The growing focus on environmental sustainability requires new technology processes and approaches.
"Sustainability can't happen without a lot of technology enablement and, therefore, a lot of support from technology leaders," said Bruno Sarda, TMT climate change and sustainability services leader at EY. "When CIOs look at their priorities, sustainability should cut across all of them."
That support doesn't just mean throwing lots of tech at the sustainability problem but, rather, getting strategic about how and where IT uses technology. As environmental, social and governance (ESG) issues become more critical for businesses, IT leaders have their work cut out for them in understanding the role of technology in sustainability.
Here, Sarda discusses how IT can drive environmental sustainability, support ESG initiatives for the organization as a whole and incorporate circular economy principles into sustainability efforts.
Editor's note: The following has been edited for length and clarity.
Why should tech leaders work to reduce their environmental footprint and how can they do that?
Bruno Sarda: Recently, EY conducted a survey of leaders at Fortune 1000 companies. Fifty-two percent of these executives saw technological issues as an emerging sustainability and ESG risk factor.
IT leaders really need to look within their own organization and ask, 'What do we need to do different or better?'
The carbon footprint of enterprise IT is driven by two key factors:
- The products we buy.
- The way they run them, especially in terms of the energies products consume.
To reduce the energy side of the footprint, IT needs to look first at procuring as much clean energy as possible. This is done through procurement but also practically through strategic siting decisions -- for example, locating data centers in areas where they have access to abundant clean energy. That could be hydroelectric power. It could be more renewable sources. But it could also be things like fresh air cooling. Then IT can also reduce energy consumption through virtualization, load balancing and other kinds of energy-saving features in how they manage the overall compute load.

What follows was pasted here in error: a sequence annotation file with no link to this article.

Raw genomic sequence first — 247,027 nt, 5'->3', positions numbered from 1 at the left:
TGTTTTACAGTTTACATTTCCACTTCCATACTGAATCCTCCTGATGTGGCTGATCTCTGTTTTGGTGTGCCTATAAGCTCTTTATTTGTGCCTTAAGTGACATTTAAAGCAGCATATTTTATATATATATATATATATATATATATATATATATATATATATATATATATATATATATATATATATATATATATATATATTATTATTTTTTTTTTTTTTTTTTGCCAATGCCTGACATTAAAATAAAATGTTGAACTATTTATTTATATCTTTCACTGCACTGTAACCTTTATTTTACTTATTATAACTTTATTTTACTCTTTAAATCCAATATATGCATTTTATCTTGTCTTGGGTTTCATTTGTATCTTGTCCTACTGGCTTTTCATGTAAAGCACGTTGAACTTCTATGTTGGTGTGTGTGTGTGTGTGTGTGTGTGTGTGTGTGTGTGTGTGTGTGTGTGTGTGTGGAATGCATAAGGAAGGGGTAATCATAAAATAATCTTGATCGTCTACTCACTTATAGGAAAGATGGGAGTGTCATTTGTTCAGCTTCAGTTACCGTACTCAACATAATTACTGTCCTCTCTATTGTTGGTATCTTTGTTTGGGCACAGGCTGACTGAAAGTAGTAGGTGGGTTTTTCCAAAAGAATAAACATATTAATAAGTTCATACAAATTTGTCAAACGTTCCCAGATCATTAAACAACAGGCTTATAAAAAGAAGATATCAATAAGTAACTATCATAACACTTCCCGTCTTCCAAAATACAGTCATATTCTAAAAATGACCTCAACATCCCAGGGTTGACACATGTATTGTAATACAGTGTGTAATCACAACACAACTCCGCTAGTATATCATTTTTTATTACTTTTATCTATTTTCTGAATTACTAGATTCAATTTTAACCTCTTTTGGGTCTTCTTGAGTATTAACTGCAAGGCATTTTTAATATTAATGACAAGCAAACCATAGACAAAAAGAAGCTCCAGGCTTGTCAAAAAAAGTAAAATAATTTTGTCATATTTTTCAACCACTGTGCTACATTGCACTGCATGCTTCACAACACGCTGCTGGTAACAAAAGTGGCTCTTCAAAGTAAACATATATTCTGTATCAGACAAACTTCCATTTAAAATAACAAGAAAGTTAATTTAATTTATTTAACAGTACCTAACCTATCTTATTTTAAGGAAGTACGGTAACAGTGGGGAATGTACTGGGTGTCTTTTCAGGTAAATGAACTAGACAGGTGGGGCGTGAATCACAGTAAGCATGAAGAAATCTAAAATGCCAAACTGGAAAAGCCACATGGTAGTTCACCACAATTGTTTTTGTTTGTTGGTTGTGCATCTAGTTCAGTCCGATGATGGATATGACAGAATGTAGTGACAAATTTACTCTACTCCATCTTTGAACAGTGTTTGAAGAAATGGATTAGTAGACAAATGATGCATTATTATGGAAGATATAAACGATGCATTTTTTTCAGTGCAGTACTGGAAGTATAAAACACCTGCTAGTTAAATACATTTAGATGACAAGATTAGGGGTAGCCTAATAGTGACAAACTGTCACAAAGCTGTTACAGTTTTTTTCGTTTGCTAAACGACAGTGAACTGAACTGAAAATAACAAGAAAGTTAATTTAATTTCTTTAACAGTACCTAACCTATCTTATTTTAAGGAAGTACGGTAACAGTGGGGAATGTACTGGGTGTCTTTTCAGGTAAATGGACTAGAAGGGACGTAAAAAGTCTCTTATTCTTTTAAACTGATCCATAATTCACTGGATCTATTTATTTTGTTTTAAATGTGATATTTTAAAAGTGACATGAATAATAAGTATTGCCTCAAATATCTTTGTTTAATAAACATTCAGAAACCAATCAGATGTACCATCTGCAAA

On the product side, IT leaders should look to procure equipment that is energy efficient, for sure, but also that has low embodied carbon. [Embodied carbon] is basically all the carbon that was used to make the product, from the extraction of the raw materials to the manufacturing. Now a lot of the carbon accounting through scope 3 and upstream emissions will include the footprint of how the product ultimately came to market.
What are some ways circular economy principles in IT are supporting sustainability?
Sarda: A lot of large IT organizations are now actually at the forefront of, for example, trying to both produce and procure [lower carbon] products. They are making use of circular business models and circular economy practices … that use more recycled metal or less carbon-intensive components and materials.
Moore's law is a great enabler, but it also meant that a lot of technology becomes obsolete very fast. A lot of technology has gone to waste relatively quickly.